Frugal Gluten-Free Living: Kitchen Tools that Stretch Your Budget and Your Time

By Sonja Stewart on 24 January 2010 (Updated 20 August 2013) 35 comments
Photo: Sonja Stewart

I am a very frugal person. So, when my husband discovered his digestive tract could not handle gluten, I had to figure out how to stay within the budget, while keeping my sanity. I attempted to make my own rice flour, but that just exploded in a soggy, grainy disaster. I discovered very quickly, that I lacked the proper tools to make the transition smoothly. Here are my favorite gluten-free kitchen tools that save me time and money, while saving my husband's intestinal tract.

Bread Machine

This one is a no-brainer if you are like my family and have to have bread. Not only does it save you the time and preparation of waiting for the dough to rise before you throw it in the oven, but it makes a more solid sandwich bread, in my opinion. I got my bread machine at a thrift store for 8 bucks. It was missing the paddle inside, but here's the thing, with gluten-free bread, you don't need the paddle. You mix the ingredients ahead of time so all you have to do is throw it in the machine and walk away. Sheer gluten-free perfection! This one will get used often, especially if you have kids that eat peanut butter and jelly sandwiches.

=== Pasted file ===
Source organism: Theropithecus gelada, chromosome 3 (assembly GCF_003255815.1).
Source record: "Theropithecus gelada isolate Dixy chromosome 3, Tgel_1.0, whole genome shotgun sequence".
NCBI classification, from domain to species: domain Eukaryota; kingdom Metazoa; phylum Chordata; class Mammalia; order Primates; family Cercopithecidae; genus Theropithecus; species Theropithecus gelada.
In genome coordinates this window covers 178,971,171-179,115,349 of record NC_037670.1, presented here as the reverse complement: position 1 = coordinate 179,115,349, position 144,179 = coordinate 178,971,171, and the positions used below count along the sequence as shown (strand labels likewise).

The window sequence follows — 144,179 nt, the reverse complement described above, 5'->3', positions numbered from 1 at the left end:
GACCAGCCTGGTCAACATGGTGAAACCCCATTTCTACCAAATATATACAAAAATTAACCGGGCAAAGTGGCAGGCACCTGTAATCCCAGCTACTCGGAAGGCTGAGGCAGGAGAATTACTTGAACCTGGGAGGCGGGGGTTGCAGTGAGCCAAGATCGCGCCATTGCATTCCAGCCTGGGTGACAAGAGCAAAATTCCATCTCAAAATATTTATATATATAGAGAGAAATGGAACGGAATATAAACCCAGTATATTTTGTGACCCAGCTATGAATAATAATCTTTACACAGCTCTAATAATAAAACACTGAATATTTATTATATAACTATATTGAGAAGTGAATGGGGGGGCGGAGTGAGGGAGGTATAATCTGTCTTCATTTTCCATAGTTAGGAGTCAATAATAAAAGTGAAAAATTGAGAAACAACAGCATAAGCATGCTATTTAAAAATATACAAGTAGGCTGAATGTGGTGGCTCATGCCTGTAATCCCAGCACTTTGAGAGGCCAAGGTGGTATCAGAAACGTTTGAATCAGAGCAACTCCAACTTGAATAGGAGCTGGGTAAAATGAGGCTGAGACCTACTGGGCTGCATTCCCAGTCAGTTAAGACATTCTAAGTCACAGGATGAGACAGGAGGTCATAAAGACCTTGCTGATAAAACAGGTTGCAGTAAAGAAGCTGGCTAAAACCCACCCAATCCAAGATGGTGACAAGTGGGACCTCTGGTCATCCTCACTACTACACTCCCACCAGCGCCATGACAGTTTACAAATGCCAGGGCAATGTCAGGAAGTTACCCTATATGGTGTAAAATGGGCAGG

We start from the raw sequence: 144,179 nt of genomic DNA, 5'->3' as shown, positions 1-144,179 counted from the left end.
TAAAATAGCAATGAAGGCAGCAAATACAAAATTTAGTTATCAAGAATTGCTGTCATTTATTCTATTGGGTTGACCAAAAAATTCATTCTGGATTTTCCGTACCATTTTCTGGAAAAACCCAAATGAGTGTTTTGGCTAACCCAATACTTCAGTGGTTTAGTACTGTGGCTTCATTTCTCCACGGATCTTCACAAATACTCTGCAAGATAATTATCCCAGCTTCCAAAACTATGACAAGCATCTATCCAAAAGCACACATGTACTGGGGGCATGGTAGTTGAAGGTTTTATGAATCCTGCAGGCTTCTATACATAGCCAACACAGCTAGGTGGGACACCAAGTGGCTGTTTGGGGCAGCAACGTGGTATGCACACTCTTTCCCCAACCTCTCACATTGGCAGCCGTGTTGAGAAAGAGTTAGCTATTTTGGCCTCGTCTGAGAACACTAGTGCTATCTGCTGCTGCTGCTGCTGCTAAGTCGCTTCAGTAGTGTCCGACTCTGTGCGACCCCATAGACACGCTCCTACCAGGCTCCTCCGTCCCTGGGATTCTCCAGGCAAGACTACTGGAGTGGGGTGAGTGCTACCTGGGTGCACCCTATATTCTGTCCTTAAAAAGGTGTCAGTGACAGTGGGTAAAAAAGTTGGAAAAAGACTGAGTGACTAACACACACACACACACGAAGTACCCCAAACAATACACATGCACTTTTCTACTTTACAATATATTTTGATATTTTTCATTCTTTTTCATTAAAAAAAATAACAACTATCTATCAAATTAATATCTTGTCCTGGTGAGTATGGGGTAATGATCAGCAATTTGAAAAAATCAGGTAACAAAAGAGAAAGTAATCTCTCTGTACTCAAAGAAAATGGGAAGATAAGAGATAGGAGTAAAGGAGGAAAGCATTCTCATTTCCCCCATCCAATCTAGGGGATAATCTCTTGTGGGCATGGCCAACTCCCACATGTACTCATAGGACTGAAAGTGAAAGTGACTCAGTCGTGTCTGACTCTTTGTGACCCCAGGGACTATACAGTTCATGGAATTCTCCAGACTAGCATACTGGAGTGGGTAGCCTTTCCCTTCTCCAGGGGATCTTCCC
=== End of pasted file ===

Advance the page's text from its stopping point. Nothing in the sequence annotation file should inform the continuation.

Kitchen Aid Standing Mixer (or equivalent)